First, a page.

The key environmental issue with flying is not so much the CO2 from the engines but from the water vapor emitted at higher altitudes, where jet aircraft operate, which turns into clouds.  Canadian journalist and historian Gwynne Dyer reports that these clouds reflect heat back to the surface "and contribute to global warming".

There is a solution, which he discussed in a recent column carried in a rural Ontario paper ,distributed free in communities located below what are arguably Canada's busiest commercial and military airways, and that is known as 'circulation control'

This is a technology whose function is, he quoted Dennis Bushnell, the chief scientist at NASA's Langley Research Center, "'to bleed the engines and inject air backwards at the upper trailing edge of the wing, you can produce lift coefficients which are easily three or four times what we can get out of conventional wings.'"





With circulation control, aircraft can fly more comfortably and with less harm at lower altitudes, reports Dyer. Water vapor turns to rain and bumps i.e. turbulence is minimized.  

"That [also] means very short takeoffs and landings, so short that existing runways could accommodate several aircraft at once. And the same circulation control system, used in flight, has "such tremendous control authority" that it can counter the bumps that are normally part of flying down in the weather and produce a smooth ride."

Incentivize 'GreenWorking'

February 5, 2009

It is gratifying to see many countries, such as Australia, Canada, the U.S., and the U.K. plan to spend money on expanding their broadband networks.
 
The Canadian Parliament passed that country's 2009 budget on Tuesday with C$225 million to be spent over three years to develop and implement a strategy on extending broadband coverage to unserved rural and remote communities.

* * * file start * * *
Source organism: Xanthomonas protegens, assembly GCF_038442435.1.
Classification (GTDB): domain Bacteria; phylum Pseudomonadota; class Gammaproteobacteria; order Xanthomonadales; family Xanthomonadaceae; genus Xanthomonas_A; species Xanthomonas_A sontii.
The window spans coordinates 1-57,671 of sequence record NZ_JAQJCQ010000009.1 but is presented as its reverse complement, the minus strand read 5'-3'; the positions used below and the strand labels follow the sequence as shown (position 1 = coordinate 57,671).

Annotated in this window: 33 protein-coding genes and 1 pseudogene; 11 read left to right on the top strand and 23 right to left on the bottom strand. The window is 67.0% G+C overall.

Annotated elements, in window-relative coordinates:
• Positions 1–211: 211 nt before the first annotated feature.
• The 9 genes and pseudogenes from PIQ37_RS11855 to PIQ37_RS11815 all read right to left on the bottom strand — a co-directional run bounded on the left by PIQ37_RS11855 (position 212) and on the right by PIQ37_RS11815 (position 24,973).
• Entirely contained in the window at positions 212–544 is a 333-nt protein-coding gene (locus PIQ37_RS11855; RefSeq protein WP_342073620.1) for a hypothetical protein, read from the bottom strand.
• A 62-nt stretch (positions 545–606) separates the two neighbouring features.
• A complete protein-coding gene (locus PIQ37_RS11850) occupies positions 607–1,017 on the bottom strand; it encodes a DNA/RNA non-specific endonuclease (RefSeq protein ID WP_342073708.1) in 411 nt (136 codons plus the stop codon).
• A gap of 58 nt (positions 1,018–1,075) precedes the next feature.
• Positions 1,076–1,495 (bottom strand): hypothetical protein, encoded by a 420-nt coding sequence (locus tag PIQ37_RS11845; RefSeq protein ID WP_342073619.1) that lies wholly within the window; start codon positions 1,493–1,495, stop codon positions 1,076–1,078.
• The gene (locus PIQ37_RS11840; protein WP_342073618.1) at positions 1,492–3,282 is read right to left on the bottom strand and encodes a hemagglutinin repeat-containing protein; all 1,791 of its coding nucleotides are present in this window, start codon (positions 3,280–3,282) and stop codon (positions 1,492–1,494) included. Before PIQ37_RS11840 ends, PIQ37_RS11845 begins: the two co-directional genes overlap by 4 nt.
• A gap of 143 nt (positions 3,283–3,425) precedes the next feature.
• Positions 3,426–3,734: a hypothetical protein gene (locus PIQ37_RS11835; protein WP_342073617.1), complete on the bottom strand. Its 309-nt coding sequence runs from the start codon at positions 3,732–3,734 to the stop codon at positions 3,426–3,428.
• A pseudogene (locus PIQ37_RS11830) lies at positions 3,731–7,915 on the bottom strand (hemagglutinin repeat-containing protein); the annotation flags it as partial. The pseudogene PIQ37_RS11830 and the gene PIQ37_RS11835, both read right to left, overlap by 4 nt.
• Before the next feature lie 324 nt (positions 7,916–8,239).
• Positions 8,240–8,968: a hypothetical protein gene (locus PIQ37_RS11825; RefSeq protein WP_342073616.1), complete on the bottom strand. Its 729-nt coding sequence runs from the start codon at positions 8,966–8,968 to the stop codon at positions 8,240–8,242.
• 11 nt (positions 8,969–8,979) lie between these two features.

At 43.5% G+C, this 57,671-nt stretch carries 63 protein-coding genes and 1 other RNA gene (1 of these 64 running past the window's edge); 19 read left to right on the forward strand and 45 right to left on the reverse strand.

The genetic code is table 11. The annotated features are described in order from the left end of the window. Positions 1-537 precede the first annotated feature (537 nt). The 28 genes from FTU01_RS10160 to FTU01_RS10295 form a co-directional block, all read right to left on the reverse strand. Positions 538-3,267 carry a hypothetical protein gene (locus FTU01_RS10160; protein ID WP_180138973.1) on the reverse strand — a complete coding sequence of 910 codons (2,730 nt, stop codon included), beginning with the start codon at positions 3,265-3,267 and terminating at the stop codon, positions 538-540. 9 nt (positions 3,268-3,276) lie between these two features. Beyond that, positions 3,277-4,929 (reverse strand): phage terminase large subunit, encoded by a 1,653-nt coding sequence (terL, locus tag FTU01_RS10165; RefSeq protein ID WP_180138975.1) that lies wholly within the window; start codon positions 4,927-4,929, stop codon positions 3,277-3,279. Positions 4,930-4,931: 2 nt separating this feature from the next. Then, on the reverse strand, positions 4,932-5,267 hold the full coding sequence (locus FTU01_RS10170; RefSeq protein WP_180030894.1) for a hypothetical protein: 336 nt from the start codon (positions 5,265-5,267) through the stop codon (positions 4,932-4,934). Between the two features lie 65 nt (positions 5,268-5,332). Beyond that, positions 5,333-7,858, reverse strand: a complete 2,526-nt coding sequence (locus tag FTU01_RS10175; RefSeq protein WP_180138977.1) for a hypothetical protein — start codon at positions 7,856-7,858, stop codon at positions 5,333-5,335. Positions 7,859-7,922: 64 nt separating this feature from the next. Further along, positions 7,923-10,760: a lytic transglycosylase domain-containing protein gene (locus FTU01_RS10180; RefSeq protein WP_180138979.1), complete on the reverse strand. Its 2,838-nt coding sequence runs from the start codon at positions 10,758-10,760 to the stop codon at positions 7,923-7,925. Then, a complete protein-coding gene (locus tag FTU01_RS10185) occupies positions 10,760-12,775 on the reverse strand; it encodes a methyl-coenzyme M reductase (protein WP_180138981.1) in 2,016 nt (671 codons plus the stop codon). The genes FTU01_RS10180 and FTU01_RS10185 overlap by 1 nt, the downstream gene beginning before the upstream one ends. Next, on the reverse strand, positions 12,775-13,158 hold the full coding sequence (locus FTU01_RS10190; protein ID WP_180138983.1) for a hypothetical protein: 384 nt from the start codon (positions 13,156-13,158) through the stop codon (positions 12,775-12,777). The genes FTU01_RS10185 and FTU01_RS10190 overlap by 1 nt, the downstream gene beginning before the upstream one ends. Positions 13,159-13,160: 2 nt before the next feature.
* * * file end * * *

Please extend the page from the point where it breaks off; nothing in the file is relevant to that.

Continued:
Public assistance is needed, says the government, which is controlled by the Conservative party led by Prime Minister Stephen Harper, because companies cannot turn a profit on the investments needed to reach out to these individuals and businesses owing to density and distance from major hubs.

Only with broadband can consumers and businesses effectively access information, goods and services, and yes work i.e. telework via the information highway by riding on the equivalent of paved roads to and from their homes, storefronts, and factories as compared with the dirt tracks of dial-up and plank roads of satellite.

Yet it would be nice for governments also to offer tax incentives, either tax deductions to corporations or grants-in-lieu of taxes to nonprofits, to nudge these organizations to provide teleworking i.e. 'GreenWorking'. The Telework Coalition has called for just that, pointing that there are parking and transit deductions but none for telework.

One of the factors holding telework back has been less-than-competent managers who are unable to supervise others without seeing them Victorian-style.









The Next Steps In Cellphone (and Electronics) Recycling: Redesign, Refocus on Software

January 22, 2009

Cellphone recycling is beginning to take off and that's great news for the environment and ultimately for all of us.

The latest such move is Recycle My Cell, a new Web-based nationwide initiative launched by Canada's wireless industry that lets users find out where and how to properly dispose of their cell phones and other wireless devices - regardless of carrier, brand, or condition.